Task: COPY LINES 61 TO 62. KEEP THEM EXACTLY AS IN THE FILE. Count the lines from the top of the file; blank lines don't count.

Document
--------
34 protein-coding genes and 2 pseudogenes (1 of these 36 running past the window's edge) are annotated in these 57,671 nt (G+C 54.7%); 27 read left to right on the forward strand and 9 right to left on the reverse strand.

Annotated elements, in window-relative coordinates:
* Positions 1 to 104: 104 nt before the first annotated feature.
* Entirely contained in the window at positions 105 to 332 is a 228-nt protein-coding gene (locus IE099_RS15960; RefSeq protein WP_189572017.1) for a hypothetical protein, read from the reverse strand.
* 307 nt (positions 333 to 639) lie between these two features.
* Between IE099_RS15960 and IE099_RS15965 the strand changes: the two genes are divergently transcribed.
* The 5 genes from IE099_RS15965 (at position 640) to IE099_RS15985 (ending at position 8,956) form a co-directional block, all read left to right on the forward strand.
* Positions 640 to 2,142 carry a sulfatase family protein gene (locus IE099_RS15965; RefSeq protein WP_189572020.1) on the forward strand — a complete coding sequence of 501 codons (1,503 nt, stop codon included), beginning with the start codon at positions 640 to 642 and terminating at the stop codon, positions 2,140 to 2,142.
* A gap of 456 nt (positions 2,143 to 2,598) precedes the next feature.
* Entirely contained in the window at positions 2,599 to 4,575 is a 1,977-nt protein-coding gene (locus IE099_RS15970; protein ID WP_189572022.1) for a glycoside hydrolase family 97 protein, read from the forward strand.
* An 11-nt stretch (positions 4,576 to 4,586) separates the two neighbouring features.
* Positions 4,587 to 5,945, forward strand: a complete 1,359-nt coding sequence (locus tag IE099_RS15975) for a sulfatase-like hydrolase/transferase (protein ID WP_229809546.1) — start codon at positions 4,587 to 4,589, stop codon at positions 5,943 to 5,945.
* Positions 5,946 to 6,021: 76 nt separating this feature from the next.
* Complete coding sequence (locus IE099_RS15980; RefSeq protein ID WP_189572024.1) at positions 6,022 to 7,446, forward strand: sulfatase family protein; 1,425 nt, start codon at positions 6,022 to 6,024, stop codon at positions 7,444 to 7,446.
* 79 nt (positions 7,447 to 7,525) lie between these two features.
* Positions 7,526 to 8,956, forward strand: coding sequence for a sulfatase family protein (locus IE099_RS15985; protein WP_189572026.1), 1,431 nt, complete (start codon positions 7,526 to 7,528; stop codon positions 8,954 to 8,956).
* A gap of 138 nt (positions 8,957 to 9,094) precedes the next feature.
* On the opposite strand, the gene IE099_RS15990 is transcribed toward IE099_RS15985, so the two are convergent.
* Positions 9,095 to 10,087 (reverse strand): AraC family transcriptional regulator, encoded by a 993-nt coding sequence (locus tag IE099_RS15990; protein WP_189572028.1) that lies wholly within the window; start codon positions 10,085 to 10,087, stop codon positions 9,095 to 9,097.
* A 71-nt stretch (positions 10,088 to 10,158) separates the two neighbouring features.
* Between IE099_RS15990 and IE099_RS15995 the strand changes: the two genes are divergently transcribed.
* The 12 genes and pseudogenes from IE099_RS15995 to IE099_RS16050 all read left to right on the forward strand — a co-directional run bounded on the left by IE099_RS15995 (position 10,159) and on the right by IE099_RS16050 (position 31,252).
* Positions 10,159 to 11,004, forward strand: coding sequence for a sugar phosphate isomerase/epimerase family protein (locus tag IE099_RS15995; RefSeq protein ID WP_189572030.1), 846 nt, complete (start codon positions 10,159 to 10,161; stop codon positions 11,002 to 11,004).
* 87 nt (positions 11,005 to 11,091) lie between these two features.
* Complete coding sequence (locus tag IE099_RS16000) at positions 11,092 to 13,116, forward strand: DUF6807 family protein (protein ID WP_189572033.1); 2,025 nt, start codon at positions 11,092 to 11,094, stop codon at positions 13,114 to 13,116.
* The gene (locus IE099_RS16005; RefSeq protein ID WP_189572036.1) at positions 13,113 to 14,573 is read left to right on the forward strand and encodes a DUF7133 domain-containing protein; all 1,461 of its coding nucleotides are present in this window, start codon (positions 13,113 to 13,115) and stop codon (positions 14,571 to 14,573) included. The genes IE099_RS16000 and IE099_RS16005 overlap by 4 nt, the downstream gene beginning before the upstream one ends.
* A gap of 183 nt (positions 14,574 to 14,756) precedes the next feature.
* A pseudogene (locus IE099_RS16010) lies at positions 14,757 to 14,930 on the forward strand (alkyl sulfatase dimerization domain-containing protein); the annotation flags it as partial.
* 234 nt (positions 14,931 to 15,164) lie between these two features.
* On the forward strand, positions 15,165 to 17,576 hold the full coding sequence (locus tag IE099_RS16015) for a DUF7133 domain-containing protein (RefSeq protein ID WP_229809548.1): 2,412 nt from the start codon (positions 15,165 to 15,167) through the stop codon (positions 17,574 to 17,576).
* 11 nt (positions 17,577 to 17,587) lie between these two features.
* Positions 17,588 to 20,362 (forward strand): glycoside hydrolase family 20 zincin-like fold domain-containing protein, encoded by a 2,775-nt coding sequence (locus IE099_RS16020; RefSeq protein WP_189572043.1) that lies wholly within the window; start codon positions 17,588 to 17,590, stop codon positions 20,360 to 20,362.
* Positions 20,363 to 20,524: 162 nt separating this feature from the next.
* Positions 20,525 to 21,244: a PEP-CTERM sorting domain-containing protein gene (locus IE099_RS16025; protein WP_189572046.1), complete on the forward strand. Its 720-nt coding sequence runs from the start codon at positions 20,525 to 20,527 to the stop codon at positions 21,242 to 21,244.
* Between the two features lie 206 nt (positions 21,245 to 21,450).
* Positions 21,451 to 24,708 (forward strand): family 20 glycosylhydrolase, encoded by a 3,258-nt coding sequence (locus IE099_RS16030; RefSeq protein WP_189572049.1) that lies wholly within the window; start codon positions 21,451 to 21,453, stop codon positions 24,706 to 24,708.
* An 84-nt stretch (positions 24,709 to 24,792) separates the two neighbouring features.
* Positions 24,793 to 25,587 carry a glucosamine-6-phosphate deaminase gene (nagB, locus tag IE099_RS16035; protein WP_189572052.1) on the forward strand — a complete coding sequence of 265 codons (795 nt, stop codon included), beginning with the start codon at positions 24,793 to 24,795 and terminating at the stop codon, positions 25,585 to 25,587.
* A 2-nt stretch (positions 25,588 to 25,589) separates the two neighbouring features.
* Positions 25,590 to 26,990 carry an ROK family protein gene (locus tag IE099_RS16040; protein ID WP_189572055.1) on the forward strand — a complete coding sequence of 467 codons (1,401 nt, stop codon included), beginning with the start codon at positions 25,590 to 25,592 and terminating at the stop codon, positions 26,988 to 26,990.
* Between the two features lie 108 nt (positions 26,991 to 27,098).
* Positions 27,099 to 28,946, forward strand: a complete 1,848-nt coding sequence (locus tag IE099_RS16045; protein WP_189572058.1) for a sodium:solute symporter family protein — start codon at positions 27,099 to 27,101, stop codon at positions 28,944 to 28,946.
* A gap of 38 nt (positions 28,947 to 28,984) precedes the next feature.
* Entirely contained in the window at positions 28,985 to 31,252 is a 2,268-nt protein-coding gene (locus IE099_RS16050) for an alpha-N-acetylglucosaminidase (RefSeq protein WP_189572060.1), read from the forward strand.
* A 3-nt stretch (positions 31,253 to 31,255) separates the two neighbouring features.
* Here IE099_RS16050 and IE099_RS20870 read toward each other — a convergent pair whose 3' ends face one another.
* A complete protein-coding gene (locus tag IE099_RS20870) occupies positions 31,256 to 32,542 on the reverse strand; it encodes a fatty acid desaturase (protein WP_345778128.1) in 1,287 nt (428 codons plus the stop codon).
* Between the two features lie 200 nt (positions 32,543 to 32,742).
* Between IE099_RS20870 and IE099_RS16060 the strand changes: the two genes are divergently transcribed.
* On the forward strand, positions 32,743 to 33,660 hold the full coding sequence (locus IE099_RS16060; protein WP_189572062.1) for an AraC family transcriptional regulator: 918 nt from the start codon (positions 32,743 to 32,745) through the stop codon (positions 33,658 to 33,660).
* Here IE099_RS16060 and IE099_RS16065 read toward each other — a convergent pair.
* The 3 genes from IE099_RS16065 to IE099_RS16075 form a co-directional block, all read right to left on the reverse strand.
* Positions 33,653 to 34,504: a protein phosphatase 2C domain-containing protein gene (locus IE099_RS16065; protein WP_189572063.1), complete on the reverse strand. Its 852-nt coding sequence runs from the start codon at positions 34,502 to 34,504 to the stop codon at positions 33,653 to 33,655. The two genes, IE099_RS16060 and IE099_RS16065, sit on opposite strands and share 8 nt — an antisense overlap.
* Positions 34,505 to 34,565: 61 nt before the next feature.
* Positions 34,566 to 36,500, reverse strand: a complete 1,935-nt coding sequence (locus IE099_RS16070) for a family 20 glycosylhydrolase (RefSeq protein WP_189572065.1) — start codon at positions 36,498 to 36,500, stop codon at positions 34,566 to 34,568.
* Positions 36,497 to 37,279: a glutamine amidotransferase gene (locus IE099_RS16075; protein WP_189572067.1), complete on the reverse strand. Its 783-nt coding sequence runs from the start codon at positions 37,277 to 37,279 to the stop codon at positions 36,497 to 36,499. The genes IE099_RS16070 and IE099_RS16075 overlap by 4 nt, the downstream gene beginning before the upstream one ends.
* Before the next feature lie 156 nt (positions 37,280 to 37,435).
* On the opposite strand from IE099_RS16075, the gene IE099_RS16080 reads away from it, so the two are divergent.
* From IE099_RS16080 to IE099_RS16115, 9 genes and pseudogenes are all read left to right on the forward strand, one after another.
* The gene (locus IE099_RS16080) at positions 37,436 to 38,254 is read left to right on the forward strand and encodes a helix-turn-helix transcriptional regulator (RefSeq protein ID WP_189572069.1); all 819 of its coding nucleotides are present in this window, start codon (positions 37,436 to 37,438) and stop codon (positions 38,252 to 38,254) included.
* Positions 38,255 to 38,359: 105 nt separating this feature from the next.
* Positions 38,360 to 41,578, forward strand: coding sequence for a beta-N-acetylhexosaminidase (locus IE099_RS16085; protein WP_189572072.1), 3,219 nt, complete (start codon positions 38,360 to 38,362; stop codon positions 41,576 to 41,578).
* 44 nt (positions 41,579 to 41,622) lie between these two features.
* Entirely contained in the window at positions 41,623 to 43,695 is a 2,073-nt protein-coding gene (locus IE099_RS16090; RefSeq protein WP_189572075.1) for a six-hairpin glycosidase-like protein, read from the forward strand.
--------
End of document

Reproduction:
* Positions 38,255 to 38,359: 105 nt separating this feature from the next.
* Positions 38,360 to 41,578, forward strand: coding sequence for a beta-N-acetylhexosaminidase (locus IE099_RS16085; protein WP_189572072.1), 3,219 nt, complete (start codon positions 38,360 to 38,362; stop codon positions 41,576 to 41,578).